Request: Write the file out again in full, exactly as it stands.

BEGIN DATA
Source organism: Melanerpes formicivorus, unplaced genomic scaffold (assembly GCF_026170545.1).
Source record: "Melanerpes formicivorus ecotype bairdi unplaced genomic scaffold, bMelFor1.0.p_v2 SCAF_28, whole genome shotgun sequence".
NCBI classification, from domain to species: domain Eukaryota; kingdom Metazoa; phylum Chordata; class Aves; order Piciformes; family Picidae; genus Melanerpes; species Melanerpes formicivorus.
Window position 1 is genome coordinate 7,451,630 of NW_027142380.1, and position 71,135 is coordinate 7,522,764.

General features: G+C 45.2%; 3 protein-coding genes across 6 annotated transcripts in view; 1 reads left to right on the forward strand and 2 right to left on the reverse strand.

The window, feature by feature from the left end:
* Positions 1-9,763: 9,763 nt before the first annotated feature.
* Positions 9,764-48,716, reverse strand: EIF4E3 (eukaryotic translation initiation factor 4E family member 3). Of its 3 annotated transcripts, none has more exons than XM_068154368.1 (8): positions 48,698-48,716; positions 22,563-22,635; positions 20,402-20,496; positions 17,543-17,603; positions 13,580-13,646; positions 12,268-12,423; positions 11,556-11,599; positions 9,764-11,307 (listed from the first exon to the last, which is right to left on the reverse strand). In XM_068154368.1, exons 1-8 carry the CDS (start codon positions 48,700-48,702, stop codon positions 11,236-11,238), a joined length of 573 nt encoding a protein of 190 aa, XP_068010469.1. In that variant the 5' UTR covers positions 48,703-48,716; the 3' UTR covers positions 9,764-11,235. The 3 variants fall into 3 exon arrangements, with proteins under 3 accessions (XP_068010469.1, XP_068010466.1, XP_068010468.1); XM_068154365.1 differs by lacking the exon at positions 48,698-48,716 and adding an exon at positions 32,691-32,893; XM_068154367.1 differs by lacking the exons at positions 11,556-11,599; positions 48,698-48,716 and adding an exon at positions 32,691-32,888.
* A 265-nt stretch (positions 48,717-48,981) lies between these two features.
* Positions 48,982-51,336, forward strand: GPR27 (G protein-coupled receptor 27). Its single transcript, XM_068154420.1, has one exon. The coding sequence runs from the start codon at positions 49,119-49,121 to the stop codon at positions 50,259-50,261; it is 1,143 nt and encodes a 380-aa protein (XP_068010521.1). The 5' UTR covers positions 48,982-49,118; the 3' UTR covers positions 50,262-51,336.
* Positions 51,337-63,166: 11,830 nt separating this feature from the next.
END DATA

Source organism: Melanerpes formicivorus, unplaced genomic scaffold (assembly GCF_026170545.1).
Source record: "Melanerpes formicivorus ecotype bairdi unplaced genomic scaffold, bMelFor1.0.p_v2 SCAF_28, whole genome shotgun sequence".
NCBI classification, from domain to species: domain Eukaryota; kingdom Metazoa; phylum Chordata; class Aves; order Piciformes; family Picidae; genus Melanerpes; species Melanerpes formicivorus.
Window position 1 is genome coordinate 7,451,630 of NW_027142380.1, and position 71,135 is coordinate 7,522,764.

General features: G+C 45.2%; 3 protein-coding genes across 6 annotated transcripts in view; 1 reads left to right on the forward strand and 2 right to left on the reverse strand.

The window, feature by feature from the left end:
* Positions 1-9,763: 9,763 nt before the first annotated feature.
* Positions 9,764-48,716, reverse strand: EIF4E3 (eukaryotic translation initiation factor 4E family member 3). Of its 3 annotated transcripts, none has more exons than XM_068154368.1 (8): positions 48,698-48,716; positions 22,563-22,635; positions 20,402-20,496; positions 17,543-17,603; positions 13,580-13,646; positions 12,268-12,423; positions 11,556-11,599; positions 9,764-11,307 (listed from the first exon to the last, which is right to left on the reverse strand). In XM_068154368.1, exons 1-8 carry the CDS (start codon positions 48,700-48,702, stop codon positions 11,236-11,238), a joined length of 573 nt encoding a protein of 190 aa, XP_068010469.1. In that variant the 5' UTR covers positions 48,703-48,716; the 3' UTR covers positions 9,764-11,235. The 3 variants fall into 3 exon arrangements, with proteins under 3 accessions (XP_068010469.1, XP_068010466.1, XP_068010468.1); XM_068154365.1 differs by lacking the exon at positions 48,698-48,716 and adding an exon at positions 32,691-32,893; XM_068154367.1 differs by lacking the exons at positions 11,556-11,599; positions 48,698-48,716 and adding an exon at positions 32,691-32,888.
* A 265-nt stretch (positions 48,717-48,981) lies between these two features.
* Positions 48,982-51,336, forward strand: GPR27 (G protein-coupled receptor 27). Its single transcript, XM_068154420.1, has one exon. The coding sequence runs from the start codon at positions 49,119-49,121 to the stop codon at positions 50,259-50,261; it is 1,143 nt and encodes a 380-aa protein (XP_068010521.1). The 5' UTR covers positions 48,982-49,118; the 3' UTR covers positions 50,262-51,336.
* Positions 51,337-63,166: 11,830 nt separating this feature from the next.